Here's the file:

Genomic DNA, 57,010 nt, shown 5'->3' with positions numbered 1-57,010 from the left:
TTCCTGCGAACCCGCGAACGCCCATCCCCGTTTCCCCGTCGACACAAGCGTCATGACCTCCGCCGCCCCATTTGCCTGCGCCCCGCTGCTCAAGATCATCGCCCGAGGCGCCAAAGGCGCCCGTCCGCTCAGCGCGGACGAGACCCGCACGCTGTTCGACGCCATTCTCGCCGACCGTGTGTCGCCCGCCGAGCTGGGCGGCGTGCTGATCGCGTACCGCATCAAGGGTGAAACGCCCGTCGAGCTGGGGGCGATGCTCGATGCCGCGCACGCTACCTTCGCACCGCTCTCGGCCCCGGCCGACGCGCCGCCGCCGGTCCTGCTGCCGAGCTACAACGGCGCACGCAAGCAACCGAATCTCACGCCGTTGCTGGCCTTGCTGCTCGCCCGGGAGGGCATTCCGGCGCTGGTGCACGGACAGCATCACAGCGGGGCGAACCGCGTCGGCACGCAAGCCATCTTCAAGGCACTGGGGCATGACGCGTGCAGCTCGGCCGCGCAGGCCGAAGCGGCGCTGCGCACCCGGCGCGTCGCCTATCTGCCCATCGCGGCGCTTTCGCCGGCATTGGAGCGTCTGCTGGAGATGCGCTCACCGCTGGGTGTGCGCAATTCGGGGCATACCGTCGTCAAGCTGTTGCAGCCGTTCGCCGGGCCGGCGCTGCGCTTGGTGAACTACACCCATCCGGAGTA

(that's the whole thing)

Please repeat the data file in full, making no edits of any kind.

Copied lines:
Genomic DNA, 57,010 nt, shown 5'->3' with positions numbered 1-57,010 from the left:
TTCCTGCGAACCCGCGAACGCCCATCCCCGTTTCCCCGTCGACACAAGCGTCATGACCTCCGCCGCCCCATTTGCCTGCGCCCCGCTGCTCAAGATCATCGCCCGAGGCGCCAAAGGCGCCCGTCCGCTCAGCGCGGACGAGACCCGCACGCTGTTCGACGCCATTCTCGCCGACCGTGTGTCGCCCGCCGAGCTGGGCGGCGTGCTGATCGCGTACCGCATCAAGGGTGAAACGCCCGTCGAGCTGGGGGCGATGCTCGATGCCGCGCACGCTACCTTCGCACCGCTCTCGGCCCCGGCCGACGCGCCGCCGCCGGTCCTGCTGCCGAGCTACAACGGCGCACGCAAGCAACCGAATCTCACGCCGTTGCTGGCCTTGCTGCTCGCCCGGGAGGGCATTCCGGCGCTGGTGCACGGACAGCATCACAGCGGGGCGAACCGCGTCGGCACGCAAGCCATCTTCAAGGCACTGGGGCATGACGCGTGCAGCTCGGCCGCGCAGGCCGAAGCGGCGCTGCGCACCCGGCGCGTCGCCTATCTGCCCATCGCGGCGCTTTCGCCGGCATTGGAGCGTCTGCTGGAGATGCGCTCACCGCTGGGTGTGCGCAATTCGGGGCATACCGTCGTCAAGCTGTTGCAGCCGTTCGCCGGGCCGGCGCTGCGCTTGGTGAACTACACCCATCCGGAGTA